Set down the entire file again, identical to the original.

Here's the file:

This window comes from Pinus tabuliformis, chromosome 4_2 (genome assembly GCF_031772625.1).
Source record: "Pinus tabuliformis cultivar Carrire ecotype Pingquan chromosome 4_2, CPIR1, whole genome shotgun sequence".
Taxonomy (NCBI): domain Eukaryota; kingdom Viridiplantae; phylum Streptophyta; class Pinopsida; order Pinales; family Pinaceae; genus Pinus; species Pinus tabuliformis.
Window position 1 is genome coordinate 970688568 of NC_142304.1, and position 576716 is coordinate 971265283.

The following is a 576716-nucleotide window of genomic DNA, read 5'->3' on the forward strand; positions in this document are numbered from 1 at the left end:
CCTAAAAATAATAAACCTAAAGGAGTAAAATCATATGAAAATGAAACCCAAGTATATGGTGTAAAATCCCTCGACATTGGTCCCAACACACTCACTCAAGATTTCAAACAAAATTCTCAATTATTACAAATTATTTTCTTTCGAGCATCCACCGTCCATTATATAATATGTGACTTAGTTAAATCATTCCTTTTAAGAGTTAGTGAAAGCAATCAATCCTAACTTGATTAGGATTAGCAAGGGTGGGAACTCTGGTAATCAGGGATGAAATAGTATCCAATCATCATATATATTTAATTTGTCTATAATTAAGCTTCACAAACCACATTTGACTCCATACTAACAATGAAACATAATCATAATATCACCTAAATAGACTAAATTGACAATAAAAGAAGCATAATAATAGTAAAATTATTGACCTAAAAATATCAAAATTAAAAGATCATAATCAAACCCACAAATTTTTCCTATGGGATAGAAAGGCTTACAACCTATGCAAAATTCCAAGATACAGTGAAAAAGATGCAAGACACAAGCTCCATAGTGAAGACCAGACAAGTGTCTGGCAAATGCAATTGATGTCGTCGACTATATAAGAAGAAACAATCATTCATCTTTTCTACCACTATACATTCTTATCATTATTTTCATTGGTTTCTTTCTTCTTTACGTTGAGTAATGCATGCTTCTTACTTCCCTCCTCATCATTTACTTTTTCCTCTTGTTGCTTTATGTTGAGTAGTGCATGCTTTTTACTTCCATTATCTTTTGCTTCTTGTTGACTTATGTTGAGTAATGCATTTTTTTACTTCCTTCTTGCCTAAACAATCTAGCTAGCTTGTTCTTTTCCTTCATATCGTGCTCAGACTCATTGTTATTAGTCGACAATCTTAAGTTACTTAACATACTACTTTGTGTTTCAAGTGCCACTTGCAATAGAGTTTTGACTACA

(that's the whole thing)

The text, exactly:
This window comes from Pinus tabuliformis, chromosome 4_2 (genome assembly GCF_031772625.1).
Source record: "Pinus tabuliformis cultivar Carrire ecotype Pingquan chromosome 4_2, CPIR1, whole genome shotgun sequence".
Taxonomy (NCBI): domain Eukaryota; kingdom Viridiplantae; phylum Streptophyta; class Pinopsida; order Pinales; family Pinaceae; genus Pinus; species Pinus tabuliformis.
Window position 1 is genome coordinate 970688568 of NC_142304.1, and position 576716 is coordinate 971265283.

The following is a 576716-nucleotide window of genomic DNA, read 5'->3' on the forward strand; positions in this document are numbered from 1 at the left end:
CCTAAAAATAATAAACCTAAAGGAGTAAAATCATATGAAAATGAAACCCAAGTATATGGTGTAAAATCCCTCGACATTGGTCCCAACACACTCACTCAAGATTTCAAACAAAATTCTCAATTATTACAAATTATTTTCTTTCGAGCATCCACCGTCCATTATATAATATGTGACTTAGTTAAATCATTCCTTTTAAGAGTTAGTGAAAGCAATCAATCCTAACTTGATTAGGATTAGCAAGGGTGGGAACTCTGGTAATCAGGGATGAAATAGTATCCAATCATCATATATATTTAATTTGTCTATAATTAAGCTTCACAAACCACATTTGACTCCATACTAACAATGAAACATAATCATAATATCACCTAAATAGACTAAATTGACAATAAAAGAAGCATAATAATAGTAAAATTATTGACCTAAAAATATCAAAATTAAAAGATCATAATCAAACCCACAAATTTTTCCTATGGGATAGAAAGGCTTACAACCTATGCAAAATTCCAAGATACAGTGAAAAAGATGCAAGACACAAGCTCCATAGTGAAGACCAGACAAGTGTCTGGCAAATGCAATTGATGTCGTCGACTATATAAGAAGAAACAATCATTCATCTTTTCTACCACTATACATTCTTATCATTATTTTCATTGGTTTCTTTCTTCTTTACGTTGAGTAATGCATGCTTCTTACTTCCCTCCTCATCATTTACTTTTTCCTCTTGTTGCTTTATGTTGAGTAGTGCATGCTTTTTACTTCCATTATCTTTTGCTTCTTGTTGACTTATGTTGAGTAATGCATTTTTTTACTTCCTTCTTGCCTAAACAATCTAGCTAGCTTGTTCTTTTCCTTCATATCGTGCTCAGACTCATTGTTATTAGTCGACAATCTTAAGTTACTTAACATACTACTTTGTGTTTCAAGTGCCACTTGCAATAGAGTTTTGACTACA